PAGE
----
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Guest — Eric
Great comment, Maka! Stereotypes are an important part of the story. Of course, the agricultural sector has to become much more ca... Read More
Wednesday, 22 January 2014 12:12 PM
Guest — makachitanava
"As a result, there are no incentives for young people to pick up a career in agriculture, further impeding the development of the... Read More
Monday, 20 January 2014 3:03 PM
Guest — Robizon
Very interesting point. Thank you Maka.
Tuesday, 21 January 2014 10:10 AM
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Dec
23

The Educational Choices We Make...

Like many, I like having more choice, but hate making choices. As a result, many of the most important choices in my life, including the choice among alternative partners, have been made for me by … others. A 2010 New York Times article Too Many Choices: A Problem That Can Paralyze describes the findings of an experimental study by Sheena Iyengar, a Columbia Business School professor, which suggests that the problem of choice is indeed much more complicated than the standard textbook “truth” we are teaching ISET economics students. Here is how the experi...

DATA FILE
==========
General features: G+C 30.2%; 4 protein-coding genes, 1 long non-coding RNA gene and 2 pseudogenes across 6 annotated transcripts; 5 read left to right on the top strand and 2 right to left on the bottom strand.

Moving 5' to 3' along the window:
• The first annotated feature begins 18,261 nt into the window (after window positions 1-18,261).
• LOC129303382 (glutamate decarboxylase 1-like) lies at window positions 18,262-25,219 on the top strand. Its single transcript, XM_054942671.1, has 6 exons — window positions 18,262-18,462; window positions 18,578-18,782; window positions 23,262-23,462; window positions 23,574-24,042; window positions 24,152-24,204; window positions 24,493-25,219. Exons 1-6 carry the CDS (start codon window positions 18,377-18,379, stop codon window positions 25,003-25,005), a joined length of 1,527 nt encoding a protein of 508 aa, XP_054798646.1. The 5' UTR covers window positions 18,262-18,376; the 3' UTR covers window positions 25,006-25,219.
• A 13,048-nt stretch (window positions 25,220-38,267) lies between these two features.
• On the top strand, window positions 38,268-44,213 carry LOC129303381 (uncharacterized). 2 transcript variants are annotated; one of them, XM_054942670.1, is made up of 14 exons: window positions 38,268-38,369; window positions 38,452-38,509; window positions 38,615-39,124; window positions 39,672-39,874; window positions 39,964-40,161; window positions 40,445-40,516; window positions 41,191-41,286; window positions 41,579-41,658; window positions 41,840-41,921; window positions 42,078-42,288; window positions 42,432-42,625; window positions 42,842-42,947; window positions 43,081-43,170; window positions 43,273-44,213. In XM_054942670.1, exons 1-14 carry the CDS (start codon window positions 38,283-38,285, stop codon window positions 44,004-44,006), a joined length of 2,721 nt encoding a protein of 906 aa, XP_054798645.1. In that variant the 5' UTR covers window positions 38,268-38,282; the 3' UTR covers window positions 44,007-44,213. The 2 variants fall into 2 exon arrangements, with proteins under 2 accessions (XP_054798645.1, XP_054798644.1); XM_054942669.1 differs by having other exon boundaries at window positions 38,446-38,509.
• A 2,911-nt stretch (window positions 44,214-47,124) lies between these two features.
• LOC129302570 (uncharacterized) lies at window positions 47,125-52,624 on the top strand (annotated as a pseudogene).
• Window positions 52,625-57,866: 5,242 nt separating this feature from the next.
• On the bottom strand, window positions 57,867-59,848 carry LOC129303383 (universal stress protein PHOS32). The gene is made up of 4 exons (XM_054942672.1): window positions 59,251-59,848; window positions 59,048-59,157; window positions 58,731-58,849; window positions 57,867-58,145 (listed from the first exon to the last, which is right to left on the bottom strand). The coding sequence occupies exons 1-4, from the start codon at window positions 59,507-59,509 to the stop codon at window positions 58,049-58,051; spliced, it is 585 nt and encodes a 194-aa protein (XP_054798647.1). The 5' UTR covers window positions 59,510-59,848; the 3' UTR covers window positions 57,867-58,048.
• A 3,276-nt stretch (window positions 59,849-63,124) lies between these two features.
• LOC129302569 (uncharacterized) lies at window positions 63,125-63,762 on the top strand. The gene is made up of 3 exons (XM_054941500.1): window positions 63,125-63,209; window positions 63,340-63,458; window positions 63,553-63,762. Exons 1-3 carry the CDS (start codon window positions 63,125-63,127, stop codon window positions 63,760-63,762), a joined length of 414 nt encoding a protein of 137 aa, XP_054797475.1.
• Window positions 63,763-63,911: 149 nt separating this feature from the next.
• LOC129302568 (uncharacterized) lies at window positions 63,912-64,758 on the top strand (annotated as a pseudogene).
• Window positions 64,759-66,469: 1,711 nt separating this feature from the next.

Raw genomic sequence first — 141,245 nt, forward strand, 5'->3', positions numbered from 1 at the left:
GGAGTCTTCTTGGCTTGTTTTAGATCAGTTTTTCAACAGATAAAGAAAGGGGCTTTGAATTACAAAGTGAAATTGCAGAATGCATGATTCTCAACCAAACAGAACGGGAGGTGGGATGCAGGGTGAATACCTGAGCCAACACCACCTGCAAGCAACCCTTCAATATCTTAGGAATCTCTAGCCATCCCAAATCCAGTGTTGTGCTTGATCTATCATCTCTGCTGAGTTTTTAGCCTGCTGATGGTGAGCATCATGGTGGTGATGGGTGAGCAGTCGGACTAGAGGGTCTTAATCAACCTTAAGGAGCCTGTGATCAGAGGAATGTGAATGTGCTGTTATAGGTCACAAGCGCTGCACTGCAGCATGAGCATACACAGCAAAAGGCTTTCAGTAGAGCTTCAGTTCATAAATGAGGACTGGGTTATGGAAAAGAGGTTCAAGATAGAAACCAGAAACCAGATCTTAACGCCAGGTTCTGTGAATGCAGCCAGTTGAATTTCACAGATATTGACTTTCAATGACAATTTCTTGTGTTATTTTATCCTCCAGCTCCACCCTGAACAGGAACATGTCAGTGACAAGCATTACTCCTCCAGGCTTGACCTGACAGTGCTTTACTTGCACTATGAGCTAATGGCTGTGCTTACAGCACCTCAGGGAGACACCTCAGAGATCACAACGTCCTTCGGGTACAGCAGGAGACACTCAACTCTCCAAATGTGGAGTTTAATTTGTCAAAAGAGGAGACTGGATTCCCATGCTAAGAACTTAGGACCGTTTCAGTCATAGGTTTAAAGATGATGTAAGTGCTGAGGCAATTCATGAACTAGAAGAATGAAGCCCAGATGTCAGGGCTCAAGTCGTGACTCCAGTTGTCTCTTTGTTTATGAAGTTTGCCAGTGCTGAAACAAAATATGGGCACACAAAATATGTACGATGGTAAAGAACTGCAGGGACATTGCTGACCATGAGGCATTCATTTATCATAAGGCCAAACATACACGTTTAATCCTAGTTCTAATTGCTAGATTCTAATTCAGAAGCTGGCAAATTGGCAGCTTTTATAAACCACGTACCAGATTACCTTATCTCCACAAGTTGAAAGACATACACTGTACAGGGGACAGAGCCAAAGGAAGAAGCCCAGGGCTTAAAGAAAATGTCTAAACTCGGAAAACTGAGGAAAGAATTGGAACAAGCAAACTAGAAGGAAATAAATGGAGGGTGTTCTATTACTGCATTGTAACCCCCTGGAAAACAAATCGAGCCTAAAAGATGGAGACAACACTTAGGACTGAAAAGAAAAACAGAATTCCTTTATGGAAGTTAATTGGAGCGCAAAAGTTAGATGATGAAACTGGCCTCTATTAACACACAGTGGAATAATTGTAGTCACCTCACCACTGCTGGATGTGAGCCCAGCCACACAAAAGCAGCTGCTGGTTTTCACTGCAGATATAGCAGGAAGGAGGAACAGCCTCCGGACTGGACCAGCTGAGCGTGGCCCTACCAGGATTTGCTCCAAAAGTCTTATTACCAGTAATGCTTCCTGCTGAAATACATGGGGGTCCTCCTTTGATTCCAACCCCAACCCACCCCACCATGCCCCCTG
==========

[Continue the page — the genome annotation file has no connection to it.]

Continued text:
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Guest — Lasha
Just love Introduction. From that convincing example, it is clear that with so many options to choose from, people find it very di... Read More
Monday, 13 January 2014 7:07 PM
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Dec
02

Language and Economics